Data reusing across different computations

I have multiple computations to trigger. They all based on the same input data(from a database). I trigger all the computations at the same time. Is there a good way to let a worker reuse the data from other computation instead of fetching from the database again? I read Opportunistic Caching — Dask documentation. but it does not feel reliable at all…

Also, maybe a dumb question, what’s the proper way of merging multiple computations? In my case, the data are just written back to another table, so it won’t return a dataframe, but just a delayed object. Im thinking if I merge all the delayed objects into one then call compute on that one. It’ll probably be better.

Hi @ubw218 and welcome to discourse!

I agree, opportunistic caching probably isn’t what I’d recommend. From your description I think looking over the Dask docs on data locality would help, but it’s hard to say without more information. Could you provide more details on your specific use case, or, even better, a minimally reproducible example?

By default Dask will attempt to evict data from memory as soon as possible. If you triggered all of your computations sequentially for example, Dask would read your data in memory first. Then run your computation and immediatly evict the in-memory data. And repeat that for each iteration.

If each of your computations involves creating a dataframe from the same source data, I’m not sure if Dask will be aware that it’s the exact same Dataframe.

A simple way to enforce this behaviour is to first read in all your source data to a Dataframe, and then kick off your computations which now can use a reference to that same dataframe variable like so:

import dask.dataframe as dd
from dask.distributed import wait, progress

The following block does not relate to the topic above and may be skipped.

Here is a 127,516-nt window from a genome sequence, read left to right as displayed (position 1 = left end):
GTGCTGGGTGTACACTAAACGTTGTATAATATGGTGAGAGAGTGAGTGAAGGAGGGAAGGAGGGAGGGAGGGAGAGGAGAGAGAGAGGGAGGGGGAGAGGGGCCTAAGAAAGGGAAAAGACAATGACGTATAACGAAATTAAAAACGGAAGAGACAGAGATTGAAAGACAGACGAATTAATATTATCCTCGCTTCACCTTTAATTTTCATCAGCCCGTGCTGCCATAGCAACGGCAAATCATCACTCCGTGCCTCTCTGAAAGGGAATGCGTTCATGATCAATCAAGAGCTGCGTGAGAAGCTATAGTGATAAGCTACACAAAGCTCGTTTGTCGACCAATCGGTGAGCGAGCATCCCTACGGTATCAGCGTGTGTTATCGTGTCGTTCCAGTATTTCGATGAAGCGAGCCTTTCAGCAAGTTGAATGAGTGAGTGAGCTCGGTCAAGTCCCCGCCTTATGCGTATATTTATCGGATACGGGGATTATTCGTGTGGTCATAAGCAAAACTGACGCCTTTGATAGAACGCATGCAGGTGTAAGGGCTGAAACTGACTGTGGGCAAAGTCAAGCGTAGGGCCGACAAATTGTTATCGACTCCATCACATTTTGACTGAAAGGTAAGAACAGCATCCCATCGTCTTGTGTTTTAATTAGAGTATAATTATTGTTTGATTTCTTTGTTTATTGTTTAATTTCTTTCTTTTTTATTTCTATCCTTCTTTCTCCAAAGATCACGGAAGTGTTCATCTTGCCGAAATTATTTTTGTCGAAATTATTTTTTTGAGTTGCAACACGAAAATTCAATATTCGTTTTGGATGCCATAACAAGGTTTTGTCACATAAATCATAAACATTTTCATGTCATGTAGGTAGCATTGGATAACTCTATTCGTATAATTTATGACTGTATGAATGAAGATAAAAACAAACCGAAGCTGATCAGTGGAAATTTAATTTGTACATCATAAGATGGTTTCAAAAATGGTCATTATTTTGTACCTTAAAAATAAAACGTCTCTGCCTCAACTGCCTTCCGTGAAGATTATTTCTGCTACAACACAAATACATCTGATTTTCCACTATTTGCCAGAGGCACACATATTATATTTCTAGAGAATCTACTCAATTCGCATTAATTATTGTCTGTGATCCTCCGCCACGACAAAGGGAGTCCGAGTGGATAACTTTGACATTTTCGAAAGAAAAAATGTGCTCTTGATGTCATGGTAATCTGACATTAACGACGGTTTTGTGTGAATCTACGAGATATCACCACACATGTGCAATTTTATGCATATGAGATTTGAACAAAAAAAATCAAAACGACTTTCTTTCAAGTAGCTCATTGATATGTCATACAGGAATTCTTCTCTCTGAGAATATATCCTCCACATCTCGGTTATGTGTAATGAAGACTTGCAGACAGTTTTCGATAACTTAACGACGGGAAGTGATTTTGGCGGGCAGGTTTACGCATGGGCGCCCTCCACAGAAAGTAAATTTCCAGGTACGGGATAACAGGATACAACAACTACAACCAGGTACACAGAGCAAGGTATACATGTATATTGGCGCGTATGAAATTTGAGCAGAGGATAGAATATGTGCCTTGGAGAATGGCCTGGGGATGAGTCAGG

# .persist() makes sure this data is kept in-memory. You can use the dashboard to monitor this 
df = dd.read_csv('s3://...').persist()

# .persist() will kick off reading in data, but won't block the interpreter. You can use wait() and progress() to actually wait for the entire dataframe to be in memory before moving on 
progress(df) # will show a nice widget with a loading bar
wait(df)  # block until data is in memory 

# now move on and kick off multiple computations by passing df 


Thanks!! @matthiasdv @scharlottej13. There are 2 use case I have in mind, I’ll explain with semi-pseudo python code in below:
Sequential use case:

    def calculates_a_boolean(df: dd.DataFrame) -> Delayed:

    def calculates_main_output(df: dd.DataFrame) -> Delayed:
        # this is the punchline. The main graph cannot be built until some other computation is done.
        # and they share some computation. I want to make that computation reused
        flag = calculates_a_boolean(df).compute()
        if flag:
            # something fancy
            # could be more collection API call
            # delayed, map_partitions..
            # something totally different, but still fancy
            # could be more collection API call
            # delayed, map_partitions..
        # return something

    with Client() as client:
        input_df = dd.read_sql_table(...).persist()

        delayed_result = calculates_main_output(input_df)

        # because we created local variable input_df that should hold the remote object in memory even after the 1st computation is done
        # so hopefully this will do the trick for reusing

parallel use case:

    def fun1(df: dd.DataFrame) -> Delayed:
    def fun2(df: dd.DataFrame) -> Delayed:
    def fun3(df: dd.DataFrame) -> Delayed:

    with Client() as client:
        input_df = dd.read_sql_table(...).persist()
        delayed_results = []
        del input_df # we don't need this local variable to hold remote object because everything will be in one merged graph which is done by client.persist([...])
        all = client.persist(delayed_results)
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Thanks for providing some pseudo-code @ubw218! I think how you’ve used @matthiasdv’s suggestion for persist and wait makes sense for sending input_df to a number of different computations.

For the “sequential use case”, I’m not sure you need the wait(delayed_result.persist()), but I guess that depends on what comes next!

In the “parallel use case”, appending the delayed objects and then calling compute does indeed look reasonable for introducing parallelism. I would only add a caution for mixing Dask dataframe and Dask delayed, which can sometimes add unnecessary complexity (using map_partitions can often be all you need). Since you mention the data will be written to another table and not returned, though, delayed is probably the right way to go (for more see the docs on combining high- and low- level interfaces).